While plenty of other countries were contracting or seeing stagnant growth during the last few years, Vietnam managed to average an impressive 6.3 percent GDP growth per year. Even the Vietnam’s unemployment rate, still climbing in some developed European countries, has dropped dramatically to 4.5 percent as rural Vietnamese take their chances closer to the cities. Forecast for 2013 could see 5.3 percent growth. 

Along with the steady GDP rise year-on-year, Vietnam has become a leader in agricultural exports ranging from coffee and cashew nuts, to rubber and fishery products. Vietnam is also one of the region’s most significant oil producers.

Although Vietnam's economic growth has been high,
 there is a struggle to access services in the large cities.
Yet while Vietnam’s economic trajectory is showing promise, it still has a long way to go before reaching stability. Vietnam’s growth rates have stumbled recently due to weak demand in Australia, Europe, and the United States and congealing institutional inefficiencies. Ultimately, Hanoi must undertake some fundamental economic and political reforms if it wants to remain competitive.

To prevent any more quarters like the first in 2013 which saw only 4.89 percent GDP growth, Vietnam’s ruling Communist Party is restructuring itself to better deal with the country’s economic growth. The party is facing pressure to dissolve the country’s single party structure to better deal with regional and international shifts. And as the country’s political system evolves, any upheavals - however minor - might further threaten a wonderful run of growth.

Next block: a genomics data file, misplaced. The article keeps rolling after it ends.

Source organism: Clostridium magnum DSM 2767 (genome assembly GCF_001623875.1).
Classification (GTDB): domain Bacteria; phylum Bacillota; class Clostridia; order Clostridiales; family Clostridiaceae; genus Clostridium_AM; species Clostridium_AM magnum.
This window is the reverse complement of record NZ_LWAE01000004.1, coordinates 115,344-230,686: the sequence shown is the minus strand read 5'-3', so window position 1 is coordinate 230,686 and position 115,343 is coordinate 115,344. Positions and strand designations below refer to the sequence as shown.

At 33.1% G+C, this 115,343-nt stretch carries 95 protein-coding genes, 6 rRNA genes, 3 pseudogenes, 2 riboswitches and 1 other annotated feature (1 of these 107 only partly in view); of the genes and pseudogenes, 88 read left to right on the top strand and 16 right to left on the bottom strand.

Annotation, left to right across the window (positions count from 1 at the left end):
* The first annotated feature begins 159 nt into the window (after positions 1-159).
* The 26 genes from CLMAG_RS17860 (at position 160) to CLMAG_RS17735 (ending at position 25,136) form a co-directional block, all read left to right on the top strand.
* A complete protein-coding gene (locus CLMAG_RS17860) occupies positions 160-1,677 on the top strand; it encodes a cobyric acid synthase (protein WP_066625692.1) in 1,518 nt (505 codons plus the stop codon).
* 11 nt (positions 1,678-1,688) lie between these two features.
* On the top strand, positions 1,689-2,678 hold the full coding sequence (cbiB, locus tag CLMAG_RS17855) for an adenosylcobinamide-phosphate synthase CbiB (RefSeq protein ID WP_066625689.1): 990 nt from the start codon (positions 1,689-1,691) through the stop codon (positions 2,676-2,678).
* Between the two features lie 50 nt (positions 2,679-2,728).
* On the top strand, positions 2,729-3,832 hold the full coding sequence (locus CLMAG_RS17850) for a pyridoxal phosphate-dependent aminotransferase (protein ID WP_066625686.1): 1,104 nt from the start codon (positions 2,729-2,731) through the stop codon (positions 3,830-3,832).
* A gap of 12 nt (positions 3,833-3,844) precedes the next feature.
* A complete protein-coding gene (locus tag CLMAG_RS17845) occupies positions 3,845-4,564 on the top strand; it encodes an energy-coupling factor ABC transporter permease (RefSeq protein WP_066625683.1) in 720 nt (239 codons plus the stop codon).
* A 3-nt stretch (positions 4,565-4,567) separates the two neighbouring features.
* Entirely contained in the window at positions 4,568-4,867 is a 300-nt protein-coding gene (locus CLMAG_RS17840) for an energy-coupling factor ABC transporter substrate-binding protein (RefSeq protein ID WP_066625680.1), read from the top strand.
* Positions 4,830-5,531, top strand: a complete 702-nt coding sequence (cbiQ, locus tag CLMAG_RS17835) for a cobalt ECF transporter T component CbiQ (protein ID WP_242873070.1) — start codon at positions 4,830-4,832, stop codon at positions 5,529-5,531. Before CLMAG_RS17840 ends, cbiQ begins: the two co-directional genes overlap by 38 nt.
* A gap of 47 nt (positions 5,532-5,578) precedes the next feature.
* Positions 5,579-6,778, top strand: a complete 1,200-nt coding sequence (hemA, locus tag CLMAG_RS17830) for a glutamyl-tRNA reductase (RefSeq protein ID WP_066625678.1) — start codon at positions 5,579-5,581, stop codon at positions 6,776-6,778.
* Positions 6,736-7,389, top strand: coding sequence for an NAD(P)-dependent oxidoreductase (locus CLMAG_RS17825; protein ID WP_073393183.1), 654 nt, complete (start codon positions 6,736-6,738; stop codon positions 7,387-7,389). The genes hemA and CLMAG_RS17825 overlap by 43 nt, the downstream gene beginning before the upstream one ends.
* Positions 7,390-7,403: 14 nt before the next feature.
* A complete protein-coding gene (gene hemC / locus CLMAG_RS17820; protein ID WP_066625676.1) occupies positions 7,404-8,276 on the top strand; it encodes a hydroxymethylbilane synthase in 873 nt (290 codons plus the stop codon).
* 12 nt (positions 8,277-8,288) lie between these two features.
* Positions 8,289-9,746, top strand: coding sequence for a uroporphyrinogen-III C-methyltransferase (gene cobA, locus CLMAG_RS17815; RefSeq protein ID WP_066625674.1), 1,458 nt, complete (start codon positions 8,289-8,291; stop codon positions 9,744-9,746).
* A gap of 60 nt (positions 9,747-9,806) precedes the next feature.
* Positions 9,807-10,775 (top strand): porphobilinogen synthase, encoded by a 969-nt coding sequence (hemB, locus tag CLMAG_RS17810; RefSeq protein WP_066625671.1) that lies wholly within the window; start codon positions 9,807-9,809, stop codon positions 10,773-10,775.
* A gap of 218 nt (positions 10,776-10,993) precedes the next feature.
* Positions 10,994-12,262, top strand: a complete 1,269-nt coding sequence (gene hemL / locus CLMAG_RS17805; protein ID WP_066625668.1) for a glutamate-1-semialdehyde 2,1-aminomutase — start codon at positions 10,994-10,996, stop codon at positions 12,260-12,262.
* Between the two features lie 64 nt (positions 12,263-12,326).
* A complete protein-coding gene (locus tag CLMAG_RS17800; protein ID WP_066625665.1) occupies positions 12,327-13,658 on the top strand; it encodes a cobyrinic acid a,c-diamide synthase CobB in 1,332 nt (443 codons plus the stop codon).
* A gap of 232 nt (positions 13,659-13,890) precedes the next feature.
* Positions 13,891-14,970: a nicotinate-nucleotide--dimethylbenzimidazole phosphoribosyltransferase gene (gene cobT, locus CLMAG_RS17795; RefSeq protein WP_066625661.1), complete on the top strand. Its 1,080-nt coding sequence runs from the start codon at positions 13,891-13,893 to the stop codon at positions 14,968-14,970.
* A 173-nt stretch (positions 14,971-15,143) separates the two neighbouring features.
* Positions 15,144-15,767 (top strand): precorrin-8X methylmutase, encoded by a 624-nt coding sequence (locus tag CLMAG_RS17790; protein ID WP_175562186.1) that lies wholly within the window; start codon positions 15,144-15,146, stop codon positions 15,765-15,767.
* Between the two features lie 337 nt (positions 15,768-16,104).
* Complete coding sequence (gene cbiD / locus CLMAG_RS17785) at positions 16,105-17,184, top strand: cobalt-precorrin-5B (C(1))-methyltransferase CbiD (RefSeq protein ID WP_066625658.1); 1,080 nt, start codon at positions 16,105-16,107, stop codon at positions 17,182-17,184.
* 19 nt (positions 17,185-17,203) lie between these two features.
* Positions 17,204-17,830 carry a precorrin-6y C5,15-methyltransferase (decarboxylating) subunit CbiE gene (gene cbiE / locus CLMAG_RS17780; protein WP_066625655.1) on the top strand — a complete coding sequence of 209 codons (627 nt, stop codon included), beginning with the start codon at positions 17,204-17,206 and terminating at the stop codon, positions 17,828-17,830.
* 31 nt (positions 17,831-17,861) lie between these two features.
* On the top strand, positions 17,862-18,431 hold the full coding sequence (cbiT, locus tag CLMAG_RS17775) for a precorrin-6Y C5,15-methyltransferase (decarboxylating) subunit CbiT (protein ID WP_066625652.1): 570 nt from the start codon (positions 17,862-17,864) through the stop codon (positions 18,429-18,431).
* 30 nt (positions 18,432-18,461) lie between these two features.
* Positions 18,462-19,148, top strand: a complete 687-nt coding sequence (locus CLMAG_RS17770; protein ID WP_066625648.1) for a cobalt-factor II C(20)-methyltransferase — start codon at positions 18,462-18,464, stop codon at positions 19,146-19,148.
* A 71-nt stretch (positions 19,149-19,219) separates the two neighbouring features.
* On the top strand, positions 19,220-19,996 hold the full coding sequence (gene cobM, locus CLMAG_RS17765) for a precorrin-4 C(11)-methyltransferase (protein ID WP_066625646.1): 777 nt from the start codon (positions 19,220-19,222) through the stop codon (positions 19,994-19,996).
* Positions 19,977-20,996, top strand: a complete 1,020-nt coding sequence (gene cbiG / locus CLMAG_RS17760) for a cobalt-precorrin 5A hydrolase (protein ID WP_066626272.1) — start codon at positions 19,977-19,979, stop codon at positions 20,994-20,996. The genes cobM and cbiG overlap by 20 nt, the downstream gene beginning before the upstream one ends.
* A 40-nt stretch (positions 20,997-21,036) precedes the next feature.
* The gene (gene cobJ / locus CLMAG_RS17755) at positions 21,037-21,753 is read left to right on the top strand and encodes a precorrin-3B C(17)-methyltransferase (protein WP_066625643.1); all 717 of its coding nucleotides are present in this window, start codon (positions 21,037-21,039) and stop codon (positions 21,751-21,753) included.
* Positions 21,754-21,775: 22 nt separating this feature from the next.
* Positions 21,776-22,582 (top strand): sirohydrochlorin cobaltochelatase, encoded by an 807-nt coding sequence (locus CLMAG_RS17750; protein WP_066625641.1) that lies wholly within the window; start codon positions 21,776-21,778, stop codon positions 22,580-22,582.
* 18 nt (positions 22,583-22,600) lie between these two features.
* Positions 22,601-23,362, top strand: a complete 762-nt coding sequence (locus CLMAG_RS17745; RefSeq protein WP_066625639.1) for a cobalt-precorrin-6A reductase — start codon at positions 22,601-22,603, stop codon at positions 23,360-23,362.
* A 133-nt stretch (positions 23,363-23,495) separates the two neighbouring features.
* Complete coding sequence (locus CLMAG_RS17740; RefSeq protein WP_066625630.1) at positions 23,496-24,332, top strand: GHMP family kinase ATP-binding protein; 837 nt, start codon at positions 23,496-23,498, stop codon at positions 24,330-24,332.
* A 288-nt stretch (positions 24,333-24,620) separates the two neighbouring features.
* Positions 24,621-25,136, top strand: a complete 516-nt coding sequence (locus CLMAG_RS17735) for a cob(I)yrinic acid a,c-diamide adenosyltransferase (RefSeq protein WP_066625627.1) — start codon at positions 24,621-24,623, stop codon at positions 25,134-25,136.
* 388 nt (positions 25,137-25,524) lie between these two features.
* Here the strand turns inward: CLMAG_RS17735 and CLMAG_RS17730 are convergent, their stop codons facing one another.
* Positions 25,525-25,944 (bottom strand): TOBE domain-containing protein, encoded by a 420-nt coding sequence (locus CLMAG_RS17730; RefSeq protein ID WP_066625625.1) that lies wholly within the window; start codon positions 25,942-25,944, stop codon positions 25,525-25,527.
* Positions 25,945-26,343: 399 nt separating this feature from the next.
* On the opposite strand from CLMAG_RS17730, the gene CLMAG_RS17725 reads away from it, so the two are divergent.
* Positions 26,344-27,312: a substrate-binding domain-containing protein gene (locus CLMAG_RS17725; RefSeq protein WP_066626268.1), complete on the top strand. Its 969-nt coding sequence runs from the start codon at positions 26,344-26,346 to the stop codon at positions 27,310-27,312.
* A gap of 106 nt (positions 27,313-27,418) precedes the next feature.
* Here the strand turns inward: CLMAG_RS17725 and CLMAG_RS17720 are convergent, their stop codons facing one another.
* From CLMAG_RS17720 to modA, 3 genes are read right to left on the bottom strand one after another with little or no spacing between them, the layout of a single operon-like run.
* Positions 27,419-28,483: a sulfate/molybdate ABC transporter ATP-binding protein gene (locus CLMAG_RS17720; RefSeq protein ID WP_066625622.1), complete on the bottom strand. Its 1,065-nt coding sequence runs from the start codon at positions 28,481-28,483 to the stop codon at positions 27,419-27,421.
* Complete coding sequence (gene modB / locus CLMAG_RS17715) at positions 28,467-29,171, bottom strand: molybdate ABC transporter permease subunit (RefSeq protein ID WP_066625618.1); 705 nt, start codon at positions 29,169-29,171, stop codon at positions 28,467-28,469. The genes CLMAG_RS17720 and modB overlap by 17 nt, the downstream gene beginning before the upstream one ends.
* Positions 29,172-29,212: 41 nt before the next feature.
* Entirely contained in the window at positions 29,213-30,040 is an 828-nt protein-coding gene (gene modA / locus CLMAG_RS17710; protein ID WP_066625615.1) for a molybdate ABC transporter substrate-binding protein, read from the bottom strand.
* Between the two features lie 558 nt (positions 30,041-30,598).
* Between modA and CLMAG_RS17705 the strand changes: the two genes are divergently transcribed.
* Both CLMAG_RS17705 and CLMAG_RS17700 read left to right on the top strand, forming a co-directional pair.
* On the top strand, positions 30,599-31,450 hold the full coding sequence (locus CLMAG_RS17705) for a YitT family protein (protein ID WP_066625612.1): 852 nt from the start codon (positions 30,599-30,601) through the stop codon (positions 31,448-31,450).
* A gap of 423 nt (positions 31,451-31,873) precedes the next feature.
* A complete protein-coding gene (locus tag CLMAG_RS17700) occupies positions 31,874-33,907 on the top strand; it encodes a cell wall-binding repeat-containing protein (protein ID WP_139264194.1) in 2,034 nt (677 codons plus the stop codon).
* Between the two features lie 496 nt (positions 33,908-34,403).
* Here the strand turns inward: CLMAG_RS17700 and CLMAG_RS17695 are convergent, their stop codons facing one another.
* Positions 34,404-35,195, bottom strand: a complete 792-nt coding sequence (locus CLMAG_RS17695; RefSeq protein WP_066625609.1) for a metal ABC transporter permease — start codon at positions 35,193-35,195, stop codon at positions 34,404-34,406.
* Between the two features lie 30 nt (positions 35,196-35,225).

Nevertheless, there are a number of critical domestic investments Vietnam will have to address if it is to attract more foreign investors like Russia, with which Vietnam has enjoyed a long history of relations. Hopefully all the new work will not turn out to be too-little-too-late.

There are many difficulties in securing project financing within the industrial sector and Vietnam’s infrastructure and logistics are acutely underdeveloped. The country has almost no railroads to speak of. Vietnam’s highways, 25 percent of which are paved, are jammed and filled with motorcycles, bikes, and rickshaws. But Ho Chi Minh City is getting another airport, doubling the amount to two.